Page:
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Dish Network on Friday said it lost 96,000 net TV subscribers in the second quarter, compared with a loss of 31,000 in the year-ago period and a record 413,000 in the first quarter of 2020.
The latest quarter’s figure included the loss of 40,000 net subscribers to the traditional Dish pay TV service, compared with a year-ago loss of 79,000, and the loss of approximately 56,000 net subscribers to the Sling TV streaming service, a swing from a year-ago gain of 48,000 customers.
The company ended the first quarter with 11.27 million total subscribers, including 9.02 million Dish TV subscribers and 2.25 million Sling TV subscribers.
“The COVID-19 pandemic has caused significant disruption in certain commercial segments served by Dish, including the hospitality and airline industries,” said Dish, led by chairman Charlie Ergen and CEO Erik Carlson. “As a result, Dish paused service or provided temporary rate relief for approximately 250,000 commercial accounts and removed those accounts from its ending pay TV subscriber count as of March 31, 2020. During the second quarter, 45,000 of these subscribers resumed normal service.”
Since the firm did not incur “significant” expenses related to the return of these commercial subscribers, they were added to the June 30 subscriber count “without being recorded as new subscribers” during the quarter, it said. The net effect was a subscriber count increase of 5,000 compared to the figure reported as of the end of the first quarter.
But Dish also noted “the positive impact of COVID-19,” including stay-at-home orders that resulted in “increased consumption of our pay TV services. The pandemic also has had “a positive impact on competitive pressures due to, among other things, a reduction in customers’ willingness to allow competitors’ technicians into their homes and delays and cancellations of sporting events that reduced the attractiveness of competitors’ promotional offers and services,” it said.
Dish CEO Ergen during an afternoon analyst call was asked about his persistent criticism of traditional pay TV players charging more to license channels as linear TV subscriber numbers keep falling as consumers opt for streaming services. Ergen argued Dish was faring well, and better than expected, as it held its ground on higher carriage fees during distribution agreement renewals.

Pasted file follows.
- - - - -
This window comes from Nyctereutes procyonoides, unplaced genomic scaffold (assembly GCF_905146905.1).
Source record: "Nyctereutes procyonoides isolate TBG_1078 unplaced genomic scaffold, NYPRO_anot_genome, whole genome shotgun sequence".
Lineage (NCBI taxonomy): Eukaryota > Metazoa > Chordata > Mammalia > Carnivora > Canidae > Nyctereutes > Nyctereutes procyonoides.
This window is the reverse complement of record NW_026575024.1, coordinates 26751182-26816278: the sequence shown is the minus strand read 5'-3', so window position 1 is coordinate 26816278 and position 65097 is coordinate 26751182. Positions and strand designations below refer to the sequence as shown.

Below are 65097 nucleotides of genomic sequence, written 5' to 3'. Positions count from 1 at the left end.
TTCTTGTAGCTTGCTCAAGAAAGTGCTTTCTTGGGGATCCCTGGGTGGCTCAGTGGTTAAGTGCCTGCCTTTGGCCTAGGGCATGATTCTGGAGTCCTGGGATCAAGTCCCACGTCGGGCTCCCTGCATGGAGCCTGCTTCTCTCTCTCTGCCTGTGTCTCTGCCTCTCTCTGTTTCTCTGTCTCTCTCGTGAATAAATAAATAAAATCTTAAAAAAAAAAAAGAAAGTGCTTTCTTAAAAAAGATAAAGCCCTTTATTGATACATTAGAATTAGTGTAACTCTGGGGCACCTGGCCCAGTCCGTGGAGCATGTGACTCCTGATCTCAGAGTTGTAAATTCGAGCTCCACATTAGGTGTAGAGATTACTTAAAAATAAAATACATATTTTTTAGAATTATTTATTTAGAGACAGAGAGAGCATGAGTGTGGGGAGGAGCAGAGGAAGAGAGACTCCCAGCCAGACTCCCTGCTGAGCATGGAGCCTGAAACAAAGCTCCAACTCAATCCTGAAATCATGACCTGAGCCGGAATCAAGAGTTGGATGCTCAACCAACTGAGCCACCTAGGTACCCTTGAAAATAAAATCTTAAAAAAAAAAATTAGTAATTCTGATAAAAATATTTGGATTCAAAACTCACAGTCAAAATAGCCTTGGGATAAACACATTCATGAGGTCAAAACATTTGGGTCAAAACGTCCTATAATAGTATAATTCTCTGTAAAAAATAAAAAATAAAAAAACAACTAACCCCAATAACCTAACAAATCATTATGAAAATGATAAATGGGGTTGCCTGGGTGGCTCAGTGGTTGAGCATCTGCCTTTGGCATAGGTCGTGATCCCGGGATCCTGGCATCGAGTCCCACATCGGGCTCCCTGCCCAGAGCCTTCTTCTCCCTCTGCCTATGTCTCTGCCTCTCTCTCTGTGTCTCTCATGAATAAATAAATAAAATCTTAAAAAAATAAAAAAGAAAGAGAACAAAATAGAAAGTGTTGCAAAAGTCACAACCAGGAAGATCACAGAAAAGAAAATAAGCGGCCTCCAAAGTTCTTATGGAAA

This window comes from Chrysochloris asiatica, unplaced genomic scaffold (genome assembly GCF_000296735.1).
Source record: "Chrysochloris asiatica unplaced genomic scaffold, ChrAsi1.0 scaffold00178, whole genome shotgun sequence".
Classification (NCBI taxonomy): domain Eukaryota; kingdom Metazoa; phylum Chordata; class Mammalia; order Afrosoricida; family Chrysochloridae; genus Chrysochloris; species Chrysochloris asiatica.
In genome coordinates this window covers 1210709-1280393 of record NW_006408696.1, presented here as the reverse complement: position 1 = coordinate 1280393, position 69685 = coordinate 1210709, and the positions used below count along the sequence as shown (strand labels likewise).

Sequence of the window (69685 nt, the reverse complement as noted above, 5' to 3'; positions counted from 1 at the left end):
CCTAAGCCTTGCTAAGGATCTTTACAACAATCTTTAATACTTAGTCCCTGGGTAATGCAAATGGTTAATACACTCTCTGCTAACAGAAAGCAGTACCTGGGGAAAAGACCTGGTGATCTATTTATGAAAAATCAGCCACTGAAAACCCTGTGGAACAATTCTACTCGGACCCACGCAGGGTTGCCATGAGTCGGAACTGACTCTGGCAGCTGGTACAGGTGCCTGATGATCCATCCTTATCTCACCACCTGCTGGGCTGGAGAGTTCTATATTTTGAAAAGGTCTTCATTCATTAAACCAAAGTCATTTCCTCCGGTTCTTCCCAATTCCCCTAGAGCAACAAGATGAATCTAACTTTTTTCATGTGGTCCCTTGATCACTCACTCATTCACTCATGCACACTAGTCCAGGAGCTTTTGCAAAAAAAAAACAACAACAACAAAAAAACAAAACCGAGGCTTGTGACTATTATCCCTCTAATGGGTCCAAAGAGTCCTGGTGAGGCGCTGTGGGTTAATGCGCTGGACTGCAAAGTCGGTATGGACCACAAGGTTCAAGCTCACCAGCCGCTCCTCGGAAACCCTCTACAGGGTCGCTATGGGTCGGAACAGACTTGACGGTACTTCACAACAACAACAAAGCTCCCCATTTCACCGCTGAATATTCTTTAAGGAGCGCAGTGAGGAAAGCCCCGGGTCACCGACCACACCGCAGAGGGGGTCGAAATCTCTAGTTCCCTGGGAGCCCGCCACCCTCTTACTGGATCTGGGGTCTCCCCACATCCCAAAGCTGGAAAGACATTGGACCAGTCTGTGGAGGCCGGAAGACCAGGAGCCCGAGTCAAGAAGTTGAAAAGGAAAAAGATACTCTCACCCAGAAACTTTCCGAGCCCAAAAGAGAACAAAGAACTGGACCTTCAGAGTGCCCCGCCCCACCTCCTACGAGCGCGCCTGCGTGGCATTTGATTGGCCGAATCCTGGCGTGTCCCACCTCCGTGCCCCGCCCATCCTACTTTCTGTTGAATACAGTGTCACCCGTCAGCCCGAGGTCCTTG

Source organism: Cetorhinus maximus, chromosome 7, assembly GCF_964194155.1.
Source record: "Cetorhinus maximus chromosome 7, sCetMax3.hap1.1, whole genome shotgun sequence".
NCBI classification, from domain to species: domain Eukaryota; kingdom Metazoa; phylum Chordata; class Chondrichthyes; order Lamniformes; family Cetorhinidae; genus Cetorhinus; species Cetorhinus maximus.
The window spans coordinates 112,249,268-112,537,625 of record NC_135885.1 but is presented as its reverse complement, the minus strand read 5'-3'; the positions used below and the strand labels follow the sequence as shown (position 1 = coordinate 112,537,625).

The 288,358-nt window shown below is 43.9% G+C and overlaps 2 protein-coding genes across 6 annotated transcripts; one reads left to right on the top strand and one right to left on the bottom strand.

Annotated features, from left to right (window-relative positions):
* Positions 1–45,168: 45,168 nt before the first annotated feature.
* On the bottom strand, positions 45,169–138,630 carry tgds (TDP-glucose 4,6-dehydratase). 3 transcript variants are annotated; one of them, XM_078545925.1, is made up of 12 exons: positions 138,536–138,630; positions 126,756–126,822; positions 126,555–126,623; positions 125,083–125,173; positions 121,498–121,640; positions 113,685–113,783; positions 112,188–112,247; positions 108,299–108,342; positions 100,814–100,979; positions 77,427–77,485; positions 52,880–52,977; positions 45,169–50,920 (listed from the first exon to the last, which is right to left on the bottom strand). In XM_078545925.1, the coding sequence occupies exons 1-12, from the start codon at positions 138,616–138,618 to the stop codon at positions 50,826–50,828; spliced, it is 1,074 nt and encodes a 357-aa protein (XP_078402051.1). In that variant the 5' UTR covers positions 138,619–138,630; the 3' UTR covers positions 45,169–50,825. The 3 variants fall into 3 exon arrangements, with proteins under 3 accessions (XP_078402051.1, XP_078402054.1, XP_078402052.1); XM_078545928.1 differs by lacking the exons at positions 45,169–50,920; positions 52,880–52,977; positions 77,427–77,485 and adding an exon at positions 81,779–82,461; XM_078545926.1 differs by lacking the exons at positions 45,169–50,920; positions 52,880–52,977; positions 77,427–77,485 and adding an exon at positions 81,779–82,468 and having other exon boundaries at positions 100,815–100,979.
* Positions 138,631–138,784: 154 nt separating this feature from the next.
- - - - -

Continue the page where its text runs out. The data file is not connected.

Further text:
“I think the rates should come down, and I think when we look at how much people watch something, and watch the cost-per-hour, we see those trends declining for a lot of people in the industry,” he told analysts. Ergen added Dish’s cash flow and loss of subscribers was better than projected affer the loss of regional sports a year ago when Sinclair, the owner of FOX Regional Sports Networks, removed their channels.
Ergen said not paying more for less amounted to simple math. “I think the incumbent operators look at their budget and just need to have a number to get to. We’re disciplined and positioned well. Maybe the trends will change, and I’m surprised it hasn’t gotten worse for us, but so far we’re doing well,” the Dish chairman argued.
Ergen also touted the possible and long-rumored merger of DirecTV and Dish as he looked to AT&T to divest itself of the satellite TV-delivered linear TV service. “I still think Dish and DirecTV (merger) will be inevitable. Could that be a month from now or ten years from now, that I don’t know,” he told the analyst call.
During the latest quarter, Dish’s earnings rose to $452 million, compared with $317 million in the same period of 2019, despite a slight revenue drop from $3.21 billion to $3.19 billion. A 5.8 percent drop in subscriber-related expenses to $1.89 billion helped the bottom line, driven by the lower average subscriber base and “a decrease in variable and retention costs per subscriber.”
In a regulatory filing, Dish said that the latter included previously announced job cuts due to the pandemic, but it didn’t provide details. “Due to the current economic climate, combined with changing needs of our customers and how we can best serve them, during the second quarter of 2020, we made the decision to reevaluate our organization,” the filing said “This included a focused set of staffing reductions to align our workforce to best serve our pay TV customers.”
Aug. 7, 10 a.m. Updated with comments from an afternoon analyst call held by Dish execs.
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